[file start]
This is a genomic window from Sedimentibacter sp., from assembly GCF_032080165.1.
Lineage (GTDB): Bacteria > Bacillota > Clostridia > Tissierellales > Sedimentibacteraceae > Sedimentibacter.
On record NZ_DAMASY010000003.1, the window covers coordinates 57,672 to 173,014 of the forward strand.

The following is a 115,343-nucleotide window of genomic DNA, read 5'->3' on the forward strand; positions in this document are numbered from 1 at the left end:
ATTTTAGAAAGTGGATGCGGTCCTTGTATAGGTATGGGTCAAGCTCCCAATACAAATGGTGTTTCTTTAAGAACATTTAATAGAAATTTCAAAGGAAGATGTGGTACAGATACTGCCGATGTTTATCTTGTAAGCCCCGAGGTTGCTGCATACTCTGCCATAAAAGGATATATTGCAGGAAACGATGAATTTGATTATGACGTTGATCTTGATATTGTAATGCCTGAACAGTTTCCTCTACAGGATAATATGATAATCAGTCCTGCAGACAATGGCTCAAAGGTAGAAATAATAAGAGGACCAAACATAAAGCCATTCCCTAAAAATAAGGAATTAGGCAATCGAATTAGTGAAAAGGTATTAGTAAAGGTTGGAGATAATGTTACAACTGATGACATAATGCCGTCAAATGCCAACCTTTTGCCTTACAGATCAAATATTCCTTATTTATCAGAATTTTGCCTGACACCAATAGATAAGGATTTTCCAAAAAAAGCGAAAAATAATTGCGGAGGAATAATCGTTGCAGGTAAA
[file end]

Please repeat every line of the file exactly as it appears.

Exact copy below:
This is a genomic window from Sedimentibacter sp., from assembly GCF_032080165.1.
Lineage (GTDB): Bacteria > Bacillota > Clostridia > Tissierellales > Sedimentibacteraceae > Sedimentibacter.
On record NZ_DAMASY010000003.1, the window covers coordinates 57,672 to 173,014 of the forward strand.

The following is a 115,343-nucleotide window of genomic DNA, read 5'->3' on the forward strand; positions in this document are numbered from 1 at the left end:
ATTTTAGAAAGTGGATGCGGTCCTTGTATAGGTATGGGTCAAGCTCCCAATACAAATGGTGTTTCTTTAAGAACATTTAATAGAAATTTCAAAGGAAGATGTGGTACAGATACTGCCGATGTTTATCTTGTAAGCCCCGAGGTTGCTGCATACTCTGCCATAAAAGGATATATTGCAGGAAACGATGAATTTGATTATGACGTTGATCTTGATATTGTAATGCCTGAACAGTTTCCTCTACAGGATAATATGATAATCAGTCCTGCAGACAATGGCTCAAAGGTAGAAATAATAAGAGGACCAAACATAAAGCCATTCCCTAAAAATAAGGAATTAGGCAATCGAATTAGTGAAAAGGTATTAGTAAAGGTTGGAGATAATGTTACAACTGATGACATAATGCCGTCAAATGCCAACCTTTTGCCTTACAGATCAAATATTCCTTATTTATCAGAATTTTGCCTGACACCAATAGATAAGGATTTTCCAAAAAAAGCGAAAAATAATTGCGGAGGAATAATCGTTGCAGGTAAA